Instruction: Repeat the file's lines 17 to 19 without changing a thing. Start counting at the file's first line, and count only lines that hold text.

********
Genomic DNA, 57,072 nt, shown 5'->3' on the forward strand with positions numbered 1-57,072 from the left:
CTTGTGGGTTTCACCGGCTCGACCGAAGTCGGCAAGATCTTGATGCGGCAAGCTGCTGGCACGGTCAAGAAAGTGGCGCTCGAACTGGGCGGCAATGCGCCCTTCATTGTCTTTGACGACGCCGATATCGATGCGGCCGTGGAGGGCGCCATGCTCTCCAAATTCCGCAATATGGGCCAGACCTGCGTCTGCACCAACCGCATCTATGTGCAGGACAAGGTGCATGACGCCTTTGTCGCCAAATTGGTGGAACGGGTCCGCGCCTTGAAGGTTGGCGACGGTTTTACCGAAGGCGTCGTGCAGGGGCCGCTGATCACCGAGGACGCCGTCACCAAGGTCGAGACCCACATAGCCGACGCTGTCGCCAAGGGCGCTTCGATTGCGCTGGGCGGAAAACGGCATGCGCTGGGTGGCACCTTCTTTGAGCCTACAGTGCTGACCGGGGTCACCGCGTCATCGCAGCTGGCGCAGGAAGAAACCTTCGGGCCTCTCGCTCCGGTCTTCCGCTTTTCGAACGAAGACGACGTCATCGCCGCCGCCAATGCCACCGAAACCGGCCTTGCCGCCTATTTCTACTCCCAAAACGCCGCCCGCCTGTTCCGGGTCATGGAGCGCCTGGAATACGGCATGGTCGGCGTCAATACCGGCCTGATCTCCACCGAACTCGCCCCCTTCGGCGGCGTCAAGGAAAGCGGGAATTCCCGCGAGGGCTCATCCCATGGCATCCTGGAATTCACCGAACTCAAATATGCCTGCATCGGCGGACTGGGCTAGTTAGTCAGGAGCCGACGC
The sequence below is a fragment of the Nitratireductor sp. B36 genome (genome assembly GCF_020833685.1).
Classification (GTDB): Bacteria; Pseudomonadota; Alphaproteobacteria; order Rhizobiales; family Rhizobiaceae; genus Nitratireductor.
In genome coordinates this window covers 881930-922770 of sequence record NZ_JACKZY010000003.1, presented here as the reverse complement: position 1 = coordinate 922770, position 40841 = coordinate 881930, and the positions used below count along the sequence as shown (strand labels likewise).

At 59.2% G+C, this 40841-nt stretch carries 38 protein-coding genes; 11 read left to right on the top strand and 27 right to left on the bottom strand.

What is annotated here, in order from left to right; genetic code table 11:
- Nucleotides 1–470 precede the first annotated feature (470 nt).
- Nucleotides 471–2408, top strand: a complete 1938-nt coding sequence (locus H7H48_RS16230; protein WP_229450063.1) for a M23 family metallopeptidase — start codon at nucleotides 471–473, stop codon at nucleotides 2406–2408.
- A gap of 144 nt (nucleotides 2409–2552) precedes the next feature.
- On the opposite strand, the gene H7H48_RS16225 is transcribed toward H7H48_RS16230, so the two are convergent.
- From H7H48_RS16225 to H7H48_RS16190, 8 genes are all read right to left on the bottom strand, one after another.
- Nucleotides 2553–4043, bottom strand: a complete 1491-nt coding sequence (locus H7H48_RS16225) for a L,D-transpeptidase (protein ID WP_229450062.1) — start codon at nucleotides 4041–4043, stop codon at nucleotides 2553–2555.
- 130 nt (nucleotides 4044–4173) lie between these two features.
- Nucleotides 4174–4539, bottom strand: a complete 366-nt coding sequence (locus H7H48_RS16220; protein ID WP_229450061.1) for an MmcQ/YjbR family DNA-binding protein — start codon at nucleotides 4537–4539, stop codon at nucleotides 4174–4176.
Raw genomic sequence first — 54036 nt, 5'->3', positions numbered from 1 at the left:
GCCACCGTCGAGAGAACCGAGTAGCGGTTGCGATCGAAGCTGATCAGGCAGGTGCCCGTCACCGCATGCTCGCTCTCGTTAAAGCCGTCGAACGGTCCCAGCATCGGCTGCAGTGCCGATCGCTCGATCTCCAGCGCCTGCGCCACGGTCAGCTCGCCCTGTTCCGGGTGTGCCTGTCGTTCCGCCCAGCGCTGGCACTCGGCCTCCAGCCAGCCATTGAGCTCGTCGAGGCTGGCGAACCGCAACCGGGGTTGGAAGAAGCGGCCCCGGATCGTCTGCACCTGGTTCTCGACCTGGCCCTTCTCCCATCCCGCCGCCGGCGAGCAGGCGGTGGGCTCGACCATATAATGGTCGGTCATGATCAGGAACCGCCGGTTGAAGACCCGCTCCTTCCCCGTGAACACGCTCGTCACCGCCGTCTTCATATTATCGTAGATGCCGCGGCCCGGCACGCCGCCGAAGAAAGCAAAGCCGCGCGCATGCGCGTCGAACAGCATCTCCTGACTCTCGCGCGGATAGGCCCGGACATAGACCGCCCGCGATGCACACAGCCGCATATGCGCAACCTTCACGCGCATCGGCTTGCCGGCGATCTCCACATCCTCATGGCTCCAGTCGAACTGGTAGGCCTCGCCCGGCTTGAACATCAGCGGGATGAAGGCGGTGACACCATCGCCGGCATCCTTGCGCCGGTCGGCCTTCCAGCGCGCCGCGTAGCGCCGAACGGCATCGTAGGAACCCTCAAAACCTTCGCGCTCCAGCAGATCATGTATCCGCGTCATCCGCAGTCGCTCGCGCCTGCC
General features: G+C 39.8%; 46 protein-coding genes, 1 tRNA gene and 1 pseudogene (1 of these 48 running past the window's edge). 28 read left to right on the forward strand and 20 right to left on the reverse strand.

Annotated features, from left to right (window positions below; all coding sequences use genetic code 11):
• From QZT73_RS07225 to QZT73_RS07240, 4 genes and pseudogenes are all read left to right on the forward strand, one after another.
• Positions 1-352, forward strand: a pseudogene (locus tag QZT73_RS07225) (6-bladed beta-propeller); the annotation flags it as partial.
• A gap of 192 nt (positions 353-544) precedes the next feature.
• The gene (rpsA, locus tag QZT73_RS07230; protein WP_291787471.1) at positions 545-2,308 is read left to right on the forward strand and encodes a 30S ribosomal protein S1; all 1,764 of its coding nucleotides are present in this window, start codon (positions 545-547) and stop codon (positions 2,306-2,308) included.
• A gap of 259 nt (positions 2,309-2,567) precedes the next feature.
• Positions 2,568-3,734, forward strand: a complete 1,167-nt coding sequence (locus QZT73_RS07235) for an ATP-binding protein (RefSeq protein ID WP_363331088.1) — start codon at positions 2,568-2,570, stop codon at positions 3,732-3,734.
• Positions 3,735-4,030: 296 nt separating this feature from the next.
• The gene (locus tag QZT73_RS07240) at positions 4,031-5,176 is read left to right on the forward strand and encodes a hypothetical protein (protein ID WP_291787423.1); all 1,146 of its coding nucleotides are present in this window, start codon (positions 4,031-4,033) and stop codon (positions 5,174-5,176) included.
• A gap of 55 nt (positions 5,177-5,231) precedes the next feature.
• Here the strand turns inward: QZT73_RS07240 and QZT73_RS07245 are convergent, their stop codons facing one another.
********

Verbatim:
GCCACCGTCGAGAGAACCGAGTAGCGGTTGCGATCGAAGCTGATCAGGCAGGTGCCCGTCACCGCATGCTCGCTCTCGTTAAAGCCGTCGAACGGTCCCAGCATCGGCTGCAGTGCCGATCGCTCGATCTCCAGCGCCTGCGCCACGGTCAGCTCGCCCTGTTCCGGGTGTGCCTGTCGTTCCGCCCAGCGCTGGCACTCGGCCTCCAGCCAGCCATTGAGCTCGTCGAGGCTGGCGAACCGCAACCGGGGTTGGAAGAAGCGGCCCCGGATCGTCTGCACCTGGTTCTCGACCTGGCCCTTCTCCCATCCCGCCGCCGGCGAGCAGGCGGTGGGCTCGACCATATAATGGTCGGTCATGATCAGGAACCGCCGGTTGAAGACCCGCTCCTTCCCCGTGAACACGCTCGTCACCGCCGTCTTCATATTATCGTAGATGCCGCGGCCCGGCACGCCGCCGAAGAAAGCAAAGCCGCGCGCATGCGCGTCGAACAGCATCTCCTGACTCTCGCGCGGATAGGCCCGGACATAGACCGCCCGCGATGCACACAGCCGCATATGCGCAACCTTCACGCGCATCGGCTTGCCGGCGATCTCCACATCCTCATGGCTCCAGTCGAACTGGTAGGCCTCGCCCGGCTTGAACATCAGCGGGATGAAGGCGGTGACACCATCGCCGGCATCCTTGCGCCGGTCGGCCTTCCAGCGCGCCGCGTAGCGCCGAACGGCATCGTAGGAACCCTCAAAACCTTCGCGCTCCAGCAGATCATGTATCCGCGTCATCCGCAGTCGCTCGCGCCTGCC
General features: G+C 39.8%; 46 protein-coding genes, 1 tRNA gene and 1 pseudogene (1 of these 48 running past the window's edge). 28 read left to right on the forward strand and 20 right to left on the reverse strand.

Annotated features, from left to right (window positions below; all coding sequences use genetic code 11):